A future of a crucial planned Tube line bringing commuters from South-east London into town has been thrown into doubt by the coronavirus pandemic.
The proposed extension of the Bakerloo line from Elephant and Castle to Lewisham cannot be guaranteed – as Transport for London (TfL) reels from the income it lost in lockdown, a letter from the Deputy Mayor for Transport has revealed.
The details come after Greenwich councillor and London Assembly candidate Charlie Davis lobbied for an answer on the future of the project, following last month’s £1.69 billion Government bailout of TfL.
The bailout – which came after TfL’s fare income over the past two months plummeted by 90 per cent – led to reports the planned extension of the Bakerloo line could be scrapped.
Deputy mayor for transport Heidi Alexander, a former Lewisham MP, said she could “categorically assure” Cllr Davis the Bakerloo extension did not feature in any of her discussions on the funding settlement.
But she acknowledged ongoing pressure on TfL finances meant the future of such projects couldn’t be guaranteed.
She said: “You will be aware, however, that there is still considerable uncertainty over TfL’s longer term funding arrangements, and so just as there was not a confirmed funding and financing package for the extension prior to the onset of the pandemic, there is equally not one in place now.”
She added the project is at an early stage and work was under way with the Government to safeguard the extension, saying she would “like to accelerate those discussions at an appropriate time”.
In her letter to Cllr Davis, the deputy mayor also detailed the “catastrophic impact” of Covid-19 on TfL’s finances.
London is the only major city in Western Europe that does not receive a Government grant for day-to-day operations, she added – meaning it relies heavily on fare income.
The financial management of TfL has been a bone of contention since the bailout was secured – with Labour and the Conservatives clashing over the issue repeatedly.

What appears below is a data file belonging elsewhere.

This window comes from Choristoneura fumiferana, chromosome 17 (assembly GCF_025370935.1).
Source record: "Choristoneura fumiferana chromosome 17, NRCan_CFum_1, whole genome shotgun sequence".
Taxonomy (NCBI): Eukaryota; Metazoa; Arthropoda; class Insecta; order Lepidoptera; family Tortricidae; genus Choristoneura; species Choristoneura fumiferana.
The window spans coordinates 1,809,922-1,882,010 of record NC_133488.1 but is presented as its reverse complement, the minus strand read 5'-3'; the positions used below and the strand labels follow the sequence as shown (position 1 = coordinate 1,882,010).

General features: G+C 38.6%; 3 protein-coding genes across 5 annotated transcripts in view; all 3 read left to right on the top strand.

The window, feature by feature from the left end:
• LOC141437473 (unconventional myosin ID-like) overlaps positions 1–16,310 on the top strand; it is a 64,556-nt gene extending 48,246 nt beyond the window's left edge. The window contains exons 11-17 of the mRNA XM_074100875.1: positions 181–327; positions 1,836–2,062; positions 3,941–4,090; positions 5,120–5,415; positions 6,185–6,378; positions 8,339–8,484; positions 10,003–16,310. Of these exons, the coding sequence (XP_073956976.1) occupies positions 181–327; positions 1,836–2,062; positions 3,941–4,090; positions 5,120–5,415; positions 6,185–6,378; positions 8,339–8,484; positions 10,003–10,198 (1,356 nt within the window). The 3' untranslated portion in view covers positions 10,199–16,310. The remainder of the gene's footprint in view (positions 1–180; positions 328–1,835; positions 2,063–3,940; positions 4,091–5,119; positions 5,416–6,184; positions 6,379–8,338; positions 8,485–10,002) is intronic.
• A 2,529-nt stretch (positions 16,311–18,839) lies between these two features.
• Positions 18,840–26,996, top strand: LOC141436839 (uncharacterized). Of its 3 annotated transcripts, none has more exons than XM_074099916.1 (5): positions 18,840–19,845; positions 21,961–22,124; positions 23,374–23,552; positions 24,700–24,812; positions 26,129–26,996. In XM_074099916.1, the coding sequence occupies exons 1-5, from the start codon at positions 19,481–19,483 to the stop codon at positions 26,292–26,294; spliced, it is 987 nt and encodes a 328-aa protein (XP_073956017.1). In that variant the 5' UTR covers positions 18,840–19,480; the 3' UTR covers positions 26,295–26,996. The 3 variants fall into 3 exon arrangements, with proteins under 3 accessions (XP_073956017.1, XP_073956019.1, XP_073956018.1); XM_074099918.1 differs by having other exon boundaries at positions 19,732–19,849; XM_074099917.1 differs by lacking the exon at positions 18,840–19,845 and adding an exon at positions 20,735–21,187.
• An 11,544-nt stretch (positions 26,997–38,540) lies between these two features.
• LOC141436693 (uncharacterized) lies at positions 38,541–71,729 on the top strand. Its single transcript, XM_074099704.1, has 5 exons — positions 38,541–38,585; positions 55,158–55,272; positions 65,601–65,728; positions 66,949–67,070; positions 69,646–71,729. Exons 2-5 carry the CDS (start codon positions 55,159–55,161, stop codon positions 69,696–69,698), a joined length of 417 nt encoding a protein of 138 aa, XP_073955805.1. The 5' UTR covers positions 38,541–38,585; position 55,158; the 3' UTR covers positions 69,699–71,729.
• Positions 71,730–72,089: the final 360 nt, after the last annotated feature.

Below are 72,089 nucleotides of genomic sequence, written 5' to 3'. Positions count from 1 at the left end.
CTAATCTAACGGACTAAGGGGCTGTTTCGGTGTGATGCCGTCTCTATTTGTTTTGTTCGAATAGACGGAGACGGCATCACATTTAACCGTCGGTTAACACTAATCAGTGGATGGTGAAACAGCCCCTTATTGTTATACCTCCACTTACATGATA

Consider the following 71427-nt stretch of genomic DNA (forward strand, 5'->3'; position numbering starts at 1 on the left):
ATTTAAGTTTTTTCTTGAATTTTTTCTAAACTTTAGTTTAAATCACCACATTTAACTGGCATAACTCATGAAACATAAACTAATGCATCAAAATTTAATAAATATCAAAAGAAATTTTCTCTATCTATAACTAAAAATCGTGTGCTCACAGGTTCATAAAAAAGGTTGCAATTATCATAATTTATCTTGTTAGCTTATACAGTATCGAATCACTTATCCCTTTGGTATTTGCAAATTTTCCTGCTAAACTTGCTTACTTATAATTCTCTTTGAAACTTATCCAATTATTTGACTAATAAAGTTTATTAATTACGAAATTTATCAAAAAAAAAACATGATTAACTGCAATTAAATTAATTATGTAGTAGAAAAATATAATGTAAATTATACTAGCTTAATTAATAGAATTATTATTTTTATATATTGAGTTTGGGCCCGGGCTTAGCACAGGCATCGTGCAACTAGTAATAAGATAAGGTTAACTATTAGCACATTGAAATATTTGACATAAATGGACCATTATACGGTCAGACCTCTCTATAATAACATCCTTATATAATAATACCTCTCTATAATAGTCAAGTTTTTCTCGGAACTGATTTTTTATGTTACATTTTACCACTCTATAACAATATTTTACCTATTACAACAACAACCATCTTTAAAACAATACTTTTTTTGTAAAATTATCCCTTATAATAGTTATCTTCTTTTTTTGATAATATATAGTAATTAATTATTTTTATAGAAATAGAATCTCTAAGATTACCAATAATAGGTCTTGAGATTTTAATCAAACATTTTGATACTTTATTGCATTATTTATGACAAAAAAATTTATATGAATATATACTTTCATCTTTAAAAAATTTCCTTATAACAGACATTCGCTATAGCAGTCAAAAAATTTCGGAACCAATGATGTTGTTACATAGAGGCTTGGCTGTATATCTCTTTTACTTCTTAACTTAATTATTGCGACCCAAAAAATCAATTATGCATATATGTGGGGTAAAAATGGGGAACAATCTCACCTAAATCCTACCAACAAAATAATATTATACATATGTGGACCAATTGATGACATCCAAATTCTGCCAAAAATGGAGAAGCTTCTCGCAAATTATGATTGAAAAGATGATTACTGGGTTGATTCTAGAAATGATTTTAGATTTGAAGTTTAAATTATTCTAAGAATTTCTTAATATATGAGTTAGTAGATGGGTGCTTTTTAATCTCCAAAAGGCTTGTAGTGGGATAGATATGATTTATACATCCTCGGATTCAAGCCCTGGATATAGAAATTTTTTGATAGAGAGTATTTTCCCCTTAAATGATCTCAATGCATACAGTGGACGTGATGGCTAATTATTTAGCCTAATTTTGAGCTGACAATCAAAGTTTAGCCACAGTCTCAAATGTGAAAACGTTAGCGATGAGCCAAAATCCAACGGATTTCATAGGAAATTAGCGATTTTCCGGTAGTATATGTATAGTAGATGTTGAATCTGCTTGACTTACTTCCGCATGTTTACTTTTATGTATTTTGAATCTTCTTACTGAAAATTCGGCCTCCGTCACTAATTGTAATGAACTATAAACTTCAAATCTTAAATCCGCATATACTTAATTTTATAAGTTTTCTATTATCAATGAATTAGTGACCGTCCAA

Cllr Davis, who is running for the London Assembly seat of Lewisham, took aim at what he called “the poor financial management of the Labour administration at City Hall”.
“Even now, the Mayor refuses to take responsibility for this issue and provide the leadership required to guide TfL through this challenging period,” he said.
“The Bakerloo line extension is a vital piece of local transport infrastructure, not just for Lewisham but for wider South-east London.
“The fact the Deputy Mayor is unable to guarantee the future funding of this project is deeply worrying, I will continue to campaign to ensure this vital project is not sacrificed to bail out Labour’s failings in London.”
In her letter, Ms Alexander said the Government bailout would allow TfL to run public transport safely in London for the next four-and-a-half months, but had left the body saddled with extra debt.
“However, it was not the deal we wanted and will mean TfL taking on an additional half a billion pounds of debt, undoing the hard work the Mayor has put into fixing TfL’s finances over the past four years,” Ms Alexander said.
Future plans published on the Bakerloo extension could also see the Tube line extended to Hayes, in a move that has repeatedly been rejected by Bromley council.
The authority has instead argued for additional capacity and connectivity for existing services in the town centre.
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